Saturday, August 2, 2008


Yup, I'm on a roll--it's all sauces, all the time here in the Palladino house this week!

I had thought to make Avgolemono alongside the ill-fated Quick Aioli two nights ago, but as you can read below, the aoili took up all of my time that night. So last night I finally turned my attention to this recipe, and we decided to have it with grilled vegetables and cold, cooked shrimp.

The avgolemono puzzled me more than anything else. The taste is great (it was brilliant with the shrimp) but when it comes right down to it, it's a base for soup, not a sauce. And saying that it's a sauce is kind of like making the base for clam chowder, and saying it would be great poured over fish. Well, it would be, but why not just put the fish in a bowl, pour the base over it, and call it what it is--chowder?

So that's basically what I ended up doing last night--after dipping the shrimp into the avgolemono for a thin coating, I finally just peeled them all, dumped them into my little sauce cup, and ate it like soup. Then I drank the rest of the sauce, (like soup).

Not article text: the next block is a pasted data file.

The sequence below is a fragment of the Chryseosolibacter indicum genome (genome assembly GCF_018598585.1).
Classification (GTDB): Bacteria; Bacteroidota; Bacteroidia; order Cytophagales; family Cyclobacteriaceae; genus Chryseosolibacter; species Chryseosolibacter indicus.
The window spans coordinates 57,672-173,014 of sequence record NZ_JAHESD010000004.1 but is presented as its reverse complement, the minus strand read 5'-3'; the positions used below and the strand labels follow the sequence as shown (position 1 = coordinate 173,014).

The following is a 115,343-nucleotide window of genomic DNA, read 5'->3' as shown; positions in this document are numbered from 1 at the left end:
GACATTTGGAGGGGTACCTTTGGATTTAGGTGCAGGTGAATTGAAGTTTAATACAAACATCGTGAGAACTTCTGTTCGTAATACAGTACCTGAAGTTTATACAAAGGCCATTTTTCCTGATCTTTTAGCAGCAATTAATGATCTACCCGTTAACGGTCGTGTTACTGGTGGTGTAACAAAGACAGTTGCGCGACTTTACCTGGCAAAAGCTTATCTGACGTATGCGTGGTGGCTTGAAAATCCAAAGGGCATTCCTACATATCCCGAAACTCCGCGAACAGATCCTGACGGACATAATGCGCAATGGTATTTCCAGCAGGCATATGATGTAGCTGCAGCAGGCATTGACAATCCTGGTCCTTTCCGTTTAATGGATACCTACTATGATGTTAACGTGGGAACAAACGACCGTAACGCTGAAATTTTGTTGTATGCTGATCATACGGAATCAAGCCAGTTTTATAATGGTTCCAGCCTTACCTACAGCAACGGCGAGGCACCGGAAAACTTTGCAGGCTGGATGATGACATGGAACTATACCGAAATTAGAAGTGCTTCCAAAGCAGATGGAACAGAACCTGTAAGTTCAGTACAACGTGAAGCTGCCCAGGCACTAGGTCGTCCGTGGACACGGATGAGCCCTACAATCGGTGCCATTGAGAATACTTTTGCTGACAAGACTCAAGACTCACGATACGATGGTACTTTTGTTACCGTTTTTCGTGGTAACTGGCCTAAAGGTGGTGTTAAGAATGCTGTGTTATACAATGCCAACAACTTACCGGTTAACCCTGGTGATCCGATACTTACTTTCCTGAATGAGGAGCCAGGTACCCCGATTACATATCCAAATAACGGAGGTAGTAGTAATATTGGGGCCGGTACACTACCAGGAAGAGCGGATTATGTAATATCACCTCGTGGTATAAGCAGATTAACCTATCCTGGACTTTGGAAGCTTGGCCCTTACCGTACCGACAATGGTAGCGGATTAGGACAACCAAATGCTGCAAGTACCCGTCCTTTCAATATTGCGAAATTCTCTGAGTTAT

It's a great flavor combo, by the way. If you've never had avgolemono, the traditional method is a base of this alleged sauce (chicken stock thickened with eggs and lemon juice) combined with rice and shredded chicken meat. It's DELICIOUS.

Now, having said all that, when I was browsing around for a photo to put up here I came across scads of photos showing avgolemono SAUCE on things like lamb fricasee and linguini. So what do I know? I guess I'm a traditionalist when it comes to sauces.

P.S. for Gourmet Editors Who Will Someday Be Putting Out Another Edition of This Book--Technical note--the recipe has you whisking the broth/egg/lemon mix over simmering water until it thickens slightly, for about 8-10 minutes. Now, I know that the goal temp range for this is between 170 and 175 degrees from my years of making egg-thickened things, but the average home cook might not--and might have their mind eased by the inclusion of this very definitive measure of "doneness" in the recipe directions.